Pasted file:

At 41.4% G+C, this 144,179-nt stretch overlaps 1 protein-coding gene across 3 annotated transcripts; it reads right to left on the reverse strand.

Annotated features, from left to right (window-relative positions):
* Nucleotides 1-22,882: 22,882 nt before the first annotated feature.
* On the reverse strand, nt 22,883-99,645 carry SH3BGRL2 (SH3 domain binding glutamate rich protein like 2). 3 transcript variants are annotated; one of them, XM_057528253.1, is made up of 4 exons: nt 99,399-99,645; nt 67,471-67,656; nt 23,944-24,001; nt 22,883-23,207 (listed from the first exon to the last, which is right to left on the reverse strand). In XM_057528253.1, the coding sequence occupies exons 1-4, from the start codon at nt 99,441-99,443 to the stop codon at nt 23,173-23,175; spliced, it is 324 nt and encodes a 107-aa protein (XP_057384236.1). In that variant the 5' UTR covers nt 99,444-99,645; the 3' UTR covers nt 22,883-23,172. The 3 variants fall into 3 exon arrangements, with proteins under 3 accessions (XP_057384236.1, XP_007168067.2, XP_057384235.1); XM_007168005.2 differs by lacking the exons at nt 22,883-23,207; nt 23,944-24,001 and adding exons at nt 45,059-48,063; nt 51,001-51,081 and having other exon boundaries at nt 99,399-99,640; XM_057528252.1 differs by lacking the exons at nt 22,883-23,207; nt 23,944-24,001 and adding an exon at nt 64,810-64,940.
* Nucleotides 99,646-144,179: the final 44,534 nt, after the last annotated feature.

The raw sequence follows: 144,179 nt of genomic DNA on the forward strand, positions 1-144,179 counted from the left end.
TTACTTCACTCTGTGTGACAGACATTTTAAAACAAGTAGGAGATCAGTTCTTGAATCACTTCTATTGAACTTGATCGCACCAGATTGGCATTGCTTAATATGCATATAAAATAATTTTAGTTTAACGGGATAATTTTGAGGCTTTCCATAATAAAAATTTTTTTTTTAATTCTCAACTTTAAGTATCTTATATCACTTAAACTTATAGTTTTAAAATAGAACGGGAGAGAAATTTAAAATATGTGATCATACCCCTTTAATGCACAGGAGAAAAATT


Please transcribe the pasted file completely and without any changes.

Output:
At 41.4% G+C, this 144,179-nt stretch overlaps 1 protein-coding gene across 3 annotated transcripts; it reads right to left on the reverse strand.

Annotated features, from left to right (window-relative positions):
* Nucleotides 1-22,882: 22,882 nt before the first annotated feature.
* On the reverse strand, nt 22,883-99,645 carry SH3BGRL2 (SH3 domain binding glutamate rich protein like 2). 3 transcript variants are annotated; one of them, XM_057528253.1, is made up of 4 exons: nt 99,399-99,645; nt 67,471-67,656; nt 23,944-24,001; nt 22,883-23,207 (listed from the first exon to the last, which is right to left on the reverse strand). In XM_057528253.1, the coding sequence occupies exons 1-4, from the start codon at nt 99,441-99,443 to the stop codon at nt 23,173-23,175; spliced, it is 324 nt and encodes a 107-aa protein (XP_057384236.1). In that variant the 5' UTR covers nt 99,444-99,645; the 3' UTR covers nt 22,883-23,172. The 3 variants fall into 3 exon arrangements, with proteins under 3 accessions (XP_057384236.1, XP_007168067.2, XP_057384235.1); XM_007168005.2 differs by lacking the exons at nt 22,883-23,207; nt 23,944-24,001 and adding exons at nt 45,059-48,063; nt 51,001-51,081 and having other exon boundaries at nt 99,399-99,640; XM_057528252.1 differs by lacking the exons at nt 22,883-23,207; nt 23,944-24,001 and adding an exon at nt 64,810-64,940.
* Nucleotides 99,646-144,179: the final 44,534 nt, after the last annotated feature.

The raw sequence follows: 144,179 nt of genomic DNA on the forward strand, positions 1-144,179 counted from the left end.
TTACTTCACTCTGTGTGACAGACATTTTAAAACAAGTAGGAGATCAGTTCTTGAATCACTTCTATTGAACTTGATCGCACCAGATTGGCATTGCTTAATATGCATATAAAATAATTTTAGTTTAACGGGATAATTTTGAGGCTTTCCATAATAAAAATTTTTTTTTTAATTCTCAACTTTAAGTATCTTATATCACTTAAACTTATAGTTTTAAAATAGAACGGGAGAGAAATTTAAAATATGTGATCATACCCCTTTAATGCACAGGAGAAAAATT